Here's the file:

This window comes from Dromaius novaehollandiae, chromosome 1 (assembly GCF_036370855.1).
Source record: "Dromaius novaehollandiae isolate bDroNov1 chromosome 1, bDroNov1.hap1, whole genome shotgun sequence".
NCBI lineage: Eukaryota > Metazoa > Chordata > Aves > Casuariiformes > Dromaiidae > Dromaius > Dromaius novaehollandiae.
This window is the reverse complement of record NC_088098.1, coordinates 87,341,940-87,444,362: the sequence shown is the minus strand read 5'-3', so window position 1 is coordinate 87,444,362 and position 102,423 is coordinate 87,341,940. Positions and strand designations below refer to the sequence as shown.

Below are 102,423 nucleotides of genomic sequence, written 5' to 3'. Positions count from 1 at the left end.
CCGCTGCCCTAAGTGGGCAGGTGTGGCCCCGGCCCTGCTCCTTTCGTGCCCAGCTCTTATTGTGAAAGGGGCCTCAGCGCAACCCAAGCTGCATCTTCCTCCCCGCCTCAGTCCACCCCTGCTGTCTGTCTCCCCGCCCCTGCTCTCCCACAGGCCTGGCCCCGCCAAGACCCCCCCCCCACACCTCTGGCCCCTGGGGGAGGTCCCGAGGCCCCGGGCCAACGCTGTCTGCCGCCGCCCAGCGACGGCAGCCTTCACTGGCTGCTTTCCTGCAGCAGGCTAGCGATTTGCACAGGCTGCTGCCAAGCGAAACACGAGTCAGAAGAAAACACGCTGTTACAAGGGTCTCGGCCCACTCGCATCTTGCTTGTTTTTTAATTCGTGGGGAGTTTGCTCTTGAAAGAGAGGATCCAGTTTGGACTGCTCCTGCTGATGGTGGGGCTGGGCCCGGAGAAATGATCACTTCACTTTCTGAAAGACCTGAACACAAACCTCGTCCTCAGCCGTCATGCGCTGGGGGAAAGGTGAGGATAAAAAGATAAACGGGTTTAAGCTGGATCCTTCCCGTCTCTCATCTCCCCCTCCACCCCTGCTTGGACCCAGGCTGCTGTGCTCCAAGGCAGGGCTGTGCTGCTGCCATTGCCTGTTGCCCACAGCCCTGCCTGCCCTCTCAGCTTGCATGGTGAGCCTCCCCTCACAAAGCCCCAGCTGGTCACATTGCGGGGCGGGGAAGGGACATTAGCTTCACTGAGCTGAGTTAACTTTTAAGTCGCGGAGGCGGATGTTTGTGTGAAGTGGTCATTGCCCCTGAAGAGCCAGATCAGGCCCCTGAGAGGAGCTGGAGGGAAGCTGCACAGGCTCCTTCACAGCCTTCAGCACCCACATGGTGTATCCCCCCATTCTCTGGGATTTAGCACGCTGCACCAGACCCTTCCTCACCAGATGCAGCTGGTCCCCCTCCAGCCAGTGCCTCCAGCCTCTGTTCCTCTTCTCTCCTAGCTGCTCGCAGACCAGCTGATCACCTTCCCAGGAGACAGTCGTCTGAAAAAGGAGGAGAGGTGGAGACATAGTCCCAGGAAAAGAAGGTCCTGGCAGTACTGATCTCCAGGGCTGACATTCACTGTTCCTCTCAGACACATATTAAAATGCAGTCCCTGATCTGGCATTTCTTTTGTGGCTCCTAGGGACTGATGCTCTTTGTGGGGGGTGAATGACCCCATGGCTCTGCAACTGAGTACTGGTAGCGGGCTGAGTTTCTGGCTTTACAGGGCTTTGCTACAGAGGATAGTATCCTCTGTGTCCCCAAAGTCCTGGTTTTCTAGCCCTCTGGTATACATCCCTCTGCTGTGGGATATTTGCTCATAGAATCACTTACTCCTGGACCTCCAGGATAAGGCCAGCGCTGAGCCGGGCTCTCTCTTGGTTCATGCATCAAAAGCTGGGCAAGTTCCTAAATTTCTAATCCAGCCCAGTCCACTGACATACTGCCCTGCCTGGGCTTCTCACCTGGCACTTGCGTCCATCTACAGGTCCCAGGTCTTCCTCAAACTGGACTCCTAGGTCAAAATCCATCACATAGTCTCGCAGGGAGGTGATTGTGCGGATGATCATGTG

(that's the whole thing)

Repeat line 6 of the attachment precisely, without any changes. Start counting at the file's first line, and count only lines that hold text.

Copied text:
CCGCTGCCCTAAGTGGGCAGGTGTGGCCCCGGCCCTGCTCCTTTCGTGCCCAGCTCTTATTGTGAAAGGGGCCTCAGCGCAACCCAAGCTGCATCTTCCTCCCCGCCTCAGTCCACCCCTGCTGTCTGTCTCCCCGCCCCTGCTCTCCCACAGGCCTGGCCCCGCCAAGACCCCCCCCCCACACCTCTGGCCCCTGGGGGAGGTCCCGAGGCCCCGGGCCAACGCTGTCTGCCGCCGCCCAGCGACGGCAGCCTTCACTGGCTGCTTTCCTGCAGCAGGCTAGCGATTTGCACAGGCTGCTGCCAAGCGAAACACGAGTCAGAAGAAAACACGCTGTTACAAGGGTCTCGGCCCACTCGCATCTTGCTTGTTTTTTAATTCGTGGGGAGTTTGCTCTTGAAAGAGAGGATCCAGTTTGGACTGCTCCTGCTGATGGTGGGGCTGGGCCCGGAGAAATGATCACTTCACTTTCTGAAAGACCTGAACACAAACCTCGTCCTCAGCCGTCATGCGCTGGGGGAAAGGTGAGGATAAAAAGATAAACGGGTTTAAGCTGGATCCTTCCCGTCTCTCATCTCCCCCTCCACCCCTGCTTGGACCCAGGCTGCTGTGCTCCAAGGCAGGGCTGTGCTGCTGCCATTGCCTGTTGCCCACAGCCCTGCCTGCCCTCTCAGCTTGCATGGTGAGCCTCCCCTCACAAAGCCCCAGCTGGTCACATTGCGGGGCGGGGAAGGGACATTAGCTTCACTGAGCTGAGTTAACTTTTAAGTCGCGGAGGCGGATGTTTGTGTGAAGTGGTCATTGCCCCTGAAGAGCCAGATCAGGCCCCTGAGAGGAGCTGGAGGGAAGCTGCACAGGCTCCTTCACAGCCTTCAGCACCCACATGGTGTATCCCCCCATTCTCTGGGATTTAGCACGCTGCACCAGACCCTTCCTCACCAGATGCAGCTGGTCCCCCTCCAGCCAGTGCCTCCAGCCTCTGTTCCTCTTCTCTCCTAGCTGCTCGCAGACCAGCTGATCACCTTCCCAGGAGACAGTCGTCTGAAAAAGGAGGAGAGGTGGAGACATAGTCCCAGGAAAAGAAGGTCCTGGCAGTACTGATCTCCAGGGCTGACATTCACTGTTCCTCTCAGACACATATTAAAATGCAGTCCCTGATCTGGCATTTCTTTTGTGGCTCCTAGGGACTGATGCTCTTTGTGGGGGGTGAATGACCCCATGGCTCTGCAACTGAGTACTGGTAGCGGGCTGAGTTTCTGGCTTTACAGGGCTTTGCTACAGAGGATAGTATCCTCTGTGTCCCCAAAGTCCTGGTTTTCTAGCCCTCTGGTATACATCCCTCTGCTGTGGGATATTTGCTCATAGAATCACTTACTCCTGGACCTCCAGGATAAGGCCAGCGCTGAGCCGGGCTCTCTCTTGGTTCATGCATCAAAAGCTGGGCAAGTTCCTAAATTTCTAATCCAGCCCAGTCCACTGACATACTGCCCTGCCTGGGCTTCTCACCTGGCACTTGCGTCCATCTACAGGTCCCAGGTCTTCCTCAAACTGGACTCCTAGGTCAAAATCCATCACATAGTCTCGCAGGGAGGTGATTGTGCGGATGATCATGTG